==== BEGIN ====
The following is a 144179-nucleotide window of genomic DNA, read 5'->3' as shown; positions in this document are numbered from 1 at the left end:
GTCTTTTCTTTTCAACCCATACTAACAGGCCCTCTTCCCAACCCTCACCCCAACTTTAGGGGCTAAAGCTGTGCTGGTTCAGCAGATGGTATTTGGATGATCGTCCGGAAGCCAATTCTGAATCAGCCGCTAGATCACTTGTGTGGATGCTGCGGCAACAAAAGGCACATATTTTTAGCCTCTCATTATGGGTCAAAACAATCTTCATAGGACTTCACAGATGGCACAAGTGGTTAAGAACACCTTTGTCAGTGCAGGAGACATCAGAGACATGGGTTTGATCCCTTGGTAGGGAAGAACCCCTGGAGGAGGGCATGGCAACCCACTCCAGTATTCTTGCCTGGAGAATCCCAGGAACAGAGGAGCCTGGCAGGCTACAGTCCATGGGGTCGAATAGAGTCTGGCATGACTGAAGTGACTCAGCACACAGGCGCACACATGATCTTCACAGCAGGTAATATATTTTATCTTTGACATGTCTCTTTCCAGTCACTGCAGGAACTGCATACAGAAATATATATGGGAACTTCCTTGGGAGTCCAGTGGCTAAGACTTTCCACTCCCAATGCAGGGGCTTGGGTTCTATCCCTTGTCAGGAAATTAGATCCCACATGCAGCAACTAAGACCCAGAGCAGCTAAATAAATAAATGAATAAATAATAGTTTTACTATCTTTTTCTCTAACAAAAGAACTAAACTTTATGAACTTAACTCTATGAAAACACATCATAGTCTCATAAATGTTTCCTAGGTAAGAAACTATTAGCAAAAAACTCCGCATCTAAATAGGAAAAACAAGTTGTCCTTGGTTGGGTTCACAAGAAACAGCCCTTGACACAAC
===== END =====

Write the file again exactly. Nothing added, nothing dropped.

The following is a 144179-nucleotide window of genomic DNA, read 5'->3' as shown; positions in this document are numbered from 1 at the left end:
GTCTTTTCTTTTCAACCCATACTAACAGGCCCTCTTCCCAACCCTCACCCCAACTTTAGGGGCTAAAGCTGTGCTGGTTCAGCAGATGGTATTTGGATGATCGTCCGGAAGCCAATTCTGAATCAGCCGCTAGATCACTTGTGTGGATGCTGCGGCAACAAAAGGCACATATTTTTAGCCTCTCATTATGGGTCAAAACAATCTTCATAGGACTTCACAGATGGCACAAGTGGTTAAGAACACCTTTGTCAGTGCAGGAGACATCAGAGACATGGGTTTGATCCCTTGGTAGGGAAGAACCCCTGGAGGAGGGCATGGCAACCCACTCCAGTATTCTTGCCTGGAGAATCCCAGGAACAGAGGAGCCTGGCAGGCTACAGTCCATGGGGTCGAATAGAGTCTGGCATGACTGAAGTGACTCAGCACACAGGCGCACACATGATCTTCACAGCAGGTAATATATTTTATCTTTGACATGTCTCTTTCCAGTCACTGCAGGAACTGCATACAGAAATATATATGGGAACTTCCTTGGGAGTCCAGTGGCTAAGACTTTCCACTCCCAATGCAGGGGCTTGGGTTCTATCCCTTGTCAGGAAATTAGATCCCACATGCAGCAACTAAGACCCAGAGCAGCTAAATAAATAAATGAATAAATAATAGTTTTACTATCTTTTTCTCTAACAAAAGAACTAAACTTTATGAACTTAACTCTATGAAAACACATCATAGTCTCATAAATGTTTCCTAGGTAAGAAACTATTAGCAAAAAACTCCGCATCTAAATAGGAAAAACAAGTTGTCCTTGGTTGGGTTCACAAGAAACAGCCCTTGACACAAC